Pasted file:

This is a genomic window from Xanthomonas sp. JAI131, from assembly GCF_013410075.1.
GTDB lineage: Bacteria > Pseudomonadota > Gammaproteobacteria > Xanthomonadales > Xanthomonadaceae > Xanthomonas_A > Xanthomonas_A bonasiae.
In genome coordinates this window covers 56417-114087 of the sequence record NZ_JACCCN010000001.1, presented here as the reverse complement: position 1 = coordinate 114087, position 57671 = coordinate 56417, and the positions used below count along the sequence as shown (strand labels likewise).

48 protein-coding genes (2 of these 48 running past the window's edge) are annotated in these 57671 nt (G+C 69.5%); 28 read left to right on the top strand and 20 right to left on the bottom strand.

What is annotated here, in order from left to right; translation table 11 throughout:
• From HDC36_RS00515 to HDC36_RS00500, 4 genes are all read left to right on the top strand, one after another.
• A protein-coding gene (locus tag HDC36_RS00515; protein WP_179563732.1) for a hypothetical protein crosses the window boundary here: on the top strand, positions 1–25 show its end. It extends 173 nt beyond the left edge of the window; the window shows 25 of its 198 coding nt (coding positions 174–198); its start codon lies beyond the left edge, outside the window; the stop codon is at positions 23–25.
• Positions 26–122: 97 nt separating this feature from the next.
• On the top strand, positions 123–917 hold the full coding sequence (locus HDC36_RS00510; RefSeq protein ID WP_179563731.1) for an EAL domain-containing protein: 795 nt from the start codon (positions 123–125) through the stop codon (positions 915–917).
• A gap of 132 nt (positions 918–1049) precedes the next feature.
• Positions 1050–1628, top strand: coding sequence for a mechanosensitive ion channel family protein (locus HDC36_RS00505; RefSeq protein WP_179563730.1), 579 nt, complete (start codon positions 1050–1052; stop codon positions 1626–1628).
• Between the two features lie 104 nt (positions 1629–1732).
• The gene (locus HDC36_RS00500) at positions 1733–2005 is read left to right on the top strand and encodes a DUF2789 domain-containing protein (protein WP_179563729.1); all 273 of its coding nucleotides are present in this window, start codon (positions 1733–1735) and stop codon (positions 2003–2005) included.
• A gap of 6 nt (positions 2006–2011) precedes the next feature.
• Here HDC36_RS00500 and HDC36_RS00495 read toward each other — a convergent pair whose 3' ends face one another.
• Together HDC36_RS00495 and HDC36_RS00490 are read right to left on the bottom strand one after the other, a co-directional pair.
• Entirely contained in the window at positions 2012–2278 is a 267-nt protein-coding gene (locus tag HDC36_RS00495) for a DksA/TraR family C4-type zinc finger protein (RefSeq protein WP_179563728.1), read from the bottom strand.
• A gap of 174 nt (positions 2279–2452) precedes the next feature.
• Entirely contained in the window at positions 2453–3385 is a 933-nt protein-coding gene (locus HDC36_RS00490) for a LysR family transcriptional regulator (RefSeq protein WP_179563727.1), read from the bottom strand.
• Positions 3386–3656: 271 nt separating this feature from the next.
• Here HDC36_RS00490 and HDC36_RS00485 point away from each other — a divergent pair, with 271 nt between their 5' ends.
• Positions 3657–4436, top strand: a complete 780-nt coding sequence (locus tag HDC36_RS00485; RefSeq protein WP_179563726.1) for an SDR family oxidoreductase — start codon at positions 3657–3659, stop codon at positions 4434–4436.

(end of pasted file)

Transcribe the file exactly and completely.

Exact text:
This is a genomic window from Xanthomonas sp. JAI131, from assembly GCF_013410075.1.
GTDB lineage: Bacteria > Pseudomonadota > Gammaproteobacteria > Xanthomonadales > Xanthomonadaceae > Xanthomonas_A > Xanthomonas_A bonasiae.
In genome coordinates this window covers 56417-114087 of the sequence record NZ_JACCCN010000001.1, presented here as the reverse complement: position 1 = coordinate 114087, position 57671 = coordinate 56417, and the positions used below count along the sequence as shown (strand labels likewise).

48 protein-coding genes (2 of these 48 running past the window's edge) are annotated in these 57671 nt (G+C 69.5%); 28 read left to right on the top strand and 20 right to left on the bottom strand.

What is annotated here, in order from left to right; translation table 11 throughout:
• From HDC36_RS00515 to HDC36_RS00500, 4 genes are all read left to right on the top strand, one after another.
• A protein-coding gene (locus tag HDC36_RS00515; protein WP_179563732.1) for a hypothetical protein crosses the window boundary here: on the top strand, positions 1–25 show its end. It extends 173 nt beyond the left edge of the window; the window shows 25 of its 198 coding nt (coding positions 174–198); its start codon lies beyond the left edge, outside the window; the stop codon is at positions 23–25.
• Positions 26–122: 97 nt separating this feature from the next.
• On the top strand, positions 123–917 hold the full coding sequence (locus HDC36_RS00510; RefSeq protein ID WP_179563731.1) for an EAL domain-containing protein: 795 nt from the start codon (positions 123–125) through the stop codon (positions 915–917).
• A gap of 132 nt (positions 918–1049) precedes the next feature.
• Positions 1050–1628, top strand: coding sequence for a mechanosensitive ion channel family protein (locus HDC36_RS00505; RefSeq protein WP_179563730.1), 579 nt, complete (start codon positions 1050–1052; stop codon positions 1626–1628).
• Between the two features lie 104 nt (positions 1629–1732).
• The gene (locus HDC36_RS00500) at positions 1733–2005 is read left to right on the top strand and encodes a DUF2789 domain-containing protein (protein WP_179563729.1); all 273 of its coding nucleotides are present in this window, start codon (positions 1733–1735) and stop codon (positions 2003–2005) included.
• A gap of 6 nt (positions 2006–2011) precedes the next feature.
• Here HDC36_RS00500 and HDC36_RS00495 read toward each other — a convergent pair whose 3' ends face one another.
• Together HDC36_RS00495 and HDC36_RS00490 are read right to left on the bottom strand one after the other, a co-directional pair.
• Entirely contained in the window at positions 2012–2278 is a 267-nt protein-coding gene (locus tag HDC36_RS00495) for a DksA/TraR family C4-type zinc finger protein (RefSeq protein WP_179563728.1), read from the bottom strand.
• A gap of 174 nt (positions 2279–2452) precedes the next feature.
• Entirely contained in the window at positions 2453–3385 is a 933-nt protein-coding gene (locus HDC36_RS00490) for a LysR family transcriptional regulator (RefSeq protein WP_179563727.1), read from the bottom strand.
• Positions 3386–3656: 271 nt separating this feature from the next.
• Here HDC36_RS00490 and HDC36_RS00485 point away from each other — a divergent pair, with 271 nt between their 5' ends.
• Positions 3657–4436, top strand: a complete 780-nt coding sequence (locus tag HDC36_RS00485; RefSeq protein WP_179563726.1) for an SDR family oxidoreductase — start codon at positions 3657–3659, stop codon at positions 4434–4436.